American Cream Ale is a favorite beer style of mine. Its the only American style I brew that competes with the English styles I brew most of the time. American Cream Ale is a great beer for the craft beer uninitiated. And for craft beer lovers, American Cream Ale is still a great everyday any occasion beer to drink. Because of its lighter flavor profile it still offers some challenge to brew well. Making it dry enough and clean enough is a good skill that can be applied to all your brews. Despite the simple grain bill you can still make some changes to the recipe and explore some different avenues.
If have largely stuck to a basic split of American 2-row and Pilsner malt with a pound of flaked corn and a pound of table sugar. I like to use Liberty hops throughout the boil. And classic California Ale yeast has been my staple yeast of choice.
I felt however that I could make some changes to better understand the flavor options available in the style. This time around I went for a grist that was almost all Pilsner Malt (continental pilsner) with only a pound of Vienna Malt…just because. I also bumped up the corn to two pounds and dropped the sugar addition. Instead relying on a low mash temp (147F) to get a good dry beer.
This time I supplemented the hop schedule with tettnang hops. I basically did an equal pairing by wait at 60minutes and 20minutes; one ounce of each at the two time points.
My last change to the recipe was the use of the White Labs Cream Ale blend (WLP080). This blend is supposedly a combination of an ale strain and a lager strain. I suspect the ale strain is kolsch yeast because I detect a soft malt edge very characteristic of that yeast. I fermented this beer at 62F to start and after 2 days rose it up to 65F. The beer fermented fine. Threw a fair amount of sulfur which I suspect to be the lager strain in there. I got good attenuation going from 1052 OG to 1011 FG. Interestingly, this yeast strain hasn’t settled out yet. The flocculation is pretty poor. Normally my cream ale would have dropped clear after a month in the keg. This batch is still pretty cloudy, albeit its getting better.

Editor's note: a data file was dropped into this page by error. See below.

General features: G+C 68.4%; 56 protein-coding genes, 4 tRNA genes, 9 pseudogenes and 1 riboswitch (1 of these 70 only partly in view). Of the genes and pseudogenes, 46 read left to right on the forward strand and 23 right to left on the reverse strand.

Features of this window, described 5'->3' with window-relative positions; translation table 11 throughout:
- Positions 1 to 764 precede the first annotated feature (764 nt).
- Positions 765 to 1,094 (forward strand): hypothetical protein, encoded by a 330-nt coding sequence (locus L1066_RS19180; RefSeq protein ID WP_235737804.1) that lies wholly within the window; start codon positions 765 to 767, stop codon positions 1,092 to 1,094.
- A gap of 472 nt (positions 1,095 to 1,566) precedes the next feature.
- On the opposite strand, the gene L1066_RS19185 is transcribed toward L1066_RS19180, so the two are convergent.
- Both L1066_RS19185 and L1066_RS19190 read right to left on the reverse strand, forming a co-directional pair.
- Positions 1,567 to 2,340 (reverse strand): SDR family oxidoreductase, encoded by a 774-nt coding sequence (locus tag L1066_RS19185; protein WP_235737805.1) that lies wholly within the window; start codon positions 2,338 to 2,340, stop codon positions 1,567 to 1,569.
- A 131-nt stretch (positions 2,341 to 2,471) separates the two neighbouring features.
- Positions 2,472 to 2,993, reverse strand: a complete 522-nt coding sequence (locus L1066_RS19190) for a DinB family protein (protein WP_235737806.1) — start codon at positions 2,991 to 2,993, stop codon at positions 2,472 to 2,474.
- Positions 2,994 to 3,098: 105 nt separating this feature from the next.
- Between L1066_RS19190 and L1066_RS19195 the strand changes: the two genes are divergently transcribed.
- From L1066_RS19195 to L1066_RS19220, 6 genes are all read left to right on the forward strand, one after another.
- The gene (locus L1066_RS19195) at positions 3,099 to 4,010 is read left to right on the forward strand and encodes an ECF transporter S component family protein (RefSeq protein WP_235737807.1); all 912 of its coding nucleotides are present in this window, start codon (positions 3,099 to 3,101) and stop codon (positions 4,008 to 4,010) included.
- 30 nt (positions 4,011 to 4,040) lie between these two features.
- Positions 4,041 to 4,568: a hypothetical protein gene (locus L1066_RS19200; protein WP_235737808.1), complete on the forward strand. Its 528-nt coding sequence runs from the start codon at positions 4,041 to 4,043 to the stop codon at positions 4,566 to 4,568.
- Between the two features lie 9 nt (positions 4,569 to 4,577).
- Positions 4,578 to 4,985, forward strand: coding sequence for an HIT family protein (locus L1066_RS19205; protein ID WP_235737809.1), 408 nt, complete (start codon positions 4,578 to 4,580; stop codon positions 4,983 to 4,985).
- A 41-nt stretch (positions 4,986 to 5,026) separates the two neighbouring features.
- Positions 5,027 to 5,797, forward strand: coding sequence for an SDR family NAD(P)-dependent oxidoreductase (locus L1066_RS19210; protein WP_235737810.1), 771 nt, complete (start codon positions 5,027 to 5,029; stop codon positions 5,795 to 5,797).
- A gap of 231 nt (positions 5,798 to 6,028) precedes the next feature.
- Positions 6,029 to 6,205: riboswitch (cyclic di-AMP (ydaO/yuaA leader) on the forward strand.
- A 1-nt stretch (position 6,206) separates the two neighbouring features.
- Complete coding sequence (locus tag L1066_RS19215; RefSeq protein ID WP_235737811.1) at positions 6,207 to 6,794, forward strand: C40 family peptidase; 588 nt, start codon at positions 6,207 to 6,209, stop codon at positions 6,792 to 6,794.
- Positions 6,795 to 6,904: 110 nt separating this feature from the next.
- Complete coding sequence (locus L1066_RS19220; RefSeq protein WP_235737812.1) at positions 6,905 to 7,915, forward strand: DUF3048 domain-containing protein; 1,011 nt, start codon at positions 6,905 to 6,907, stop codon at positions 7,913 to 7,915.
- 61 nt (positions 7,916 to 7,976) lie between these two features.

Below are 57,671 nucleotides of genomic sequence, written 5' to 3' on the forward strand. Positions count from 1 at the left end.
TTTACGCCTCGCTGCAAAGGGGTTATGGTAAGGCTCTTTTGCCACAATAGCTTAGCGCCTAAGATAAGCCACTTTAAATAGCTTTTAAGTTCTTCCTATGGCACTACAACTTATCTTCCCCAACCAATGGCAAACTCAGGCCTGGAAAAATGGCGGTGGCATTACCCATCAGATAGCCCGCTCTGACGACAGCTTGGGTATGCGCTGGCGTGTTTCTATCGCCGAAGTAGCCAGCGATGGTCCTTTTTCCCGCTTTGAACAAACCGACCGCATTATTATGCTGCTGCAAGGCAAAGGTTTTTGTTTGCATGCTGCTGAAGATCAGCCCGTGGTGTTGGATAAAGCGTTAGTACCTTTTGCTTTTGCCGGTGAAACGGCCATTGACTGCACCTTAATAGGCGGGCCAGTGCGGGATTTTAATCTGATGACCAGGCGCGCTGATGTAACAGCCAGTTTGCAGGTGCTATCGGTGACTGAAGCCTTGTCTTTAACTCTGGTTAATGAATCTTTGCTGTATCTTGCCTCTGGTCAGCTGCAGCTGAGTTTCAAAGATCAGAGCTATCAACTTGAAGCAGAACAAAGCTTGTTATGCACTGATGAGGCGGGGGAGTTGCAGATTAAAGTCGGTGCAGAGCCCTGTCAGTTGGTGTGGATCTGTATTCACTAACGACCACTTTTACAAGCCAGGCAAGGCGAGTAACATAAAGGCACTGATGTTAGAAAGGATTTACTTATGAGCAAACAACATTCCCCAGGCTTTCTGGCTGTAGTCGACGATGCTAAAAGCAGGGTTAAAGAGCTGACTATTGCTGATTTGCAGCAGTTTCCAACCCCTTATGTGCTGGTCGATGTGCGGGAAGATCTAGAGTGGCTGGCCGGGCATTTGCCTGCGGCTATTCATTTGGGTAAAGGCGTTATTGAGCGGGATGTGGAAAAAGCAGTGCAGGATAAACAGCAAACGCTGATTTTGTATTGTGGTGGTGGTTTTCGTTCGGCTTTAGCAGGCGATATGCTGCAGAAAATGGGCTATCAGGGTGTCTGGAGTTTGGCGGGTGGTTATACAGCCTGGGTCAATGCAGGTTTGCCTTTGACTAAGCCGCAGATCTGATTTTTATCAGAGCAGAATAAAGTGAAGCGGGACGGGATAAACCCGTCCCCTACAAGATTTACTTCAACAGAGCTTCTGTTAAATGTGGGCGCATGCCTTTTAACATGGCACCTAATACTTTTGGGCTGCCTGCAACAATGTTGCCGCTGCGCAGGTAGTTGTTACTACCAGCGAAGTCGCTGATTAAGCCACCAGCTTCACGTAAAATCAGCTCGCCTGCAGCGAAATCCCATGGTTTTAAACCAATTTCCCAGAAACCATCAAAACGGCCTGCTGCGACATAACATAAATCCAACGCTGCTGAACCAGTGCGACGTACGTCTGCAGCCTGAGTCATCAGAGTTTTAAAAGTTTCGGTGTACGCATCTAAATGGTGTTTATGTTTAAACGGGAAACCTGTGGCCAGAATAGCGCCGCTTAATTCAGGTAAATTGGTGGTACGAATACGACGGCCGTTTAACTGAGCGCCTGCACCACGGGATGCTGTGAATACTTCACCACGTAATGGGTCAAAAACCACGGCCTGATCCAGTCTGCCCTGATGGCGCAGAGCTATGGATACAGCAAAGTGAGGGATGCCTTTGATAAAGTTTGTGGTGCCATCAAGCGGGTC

Overall the beer is just as drinkable as my original recipe. John however feels that the new hop bill lingers on the palate more than it should. The original with just Liberty is a bit crisper. I think I agree with the crisper part.
I may make a couple more adjustments next time I brew it. I like the grain bill on this one. But next time I’ll go back to predominantly Liberty Hops and ferment with just the American Ale yeast like US05. In the short term though I think I’ll keep enjoying this beer just as it is.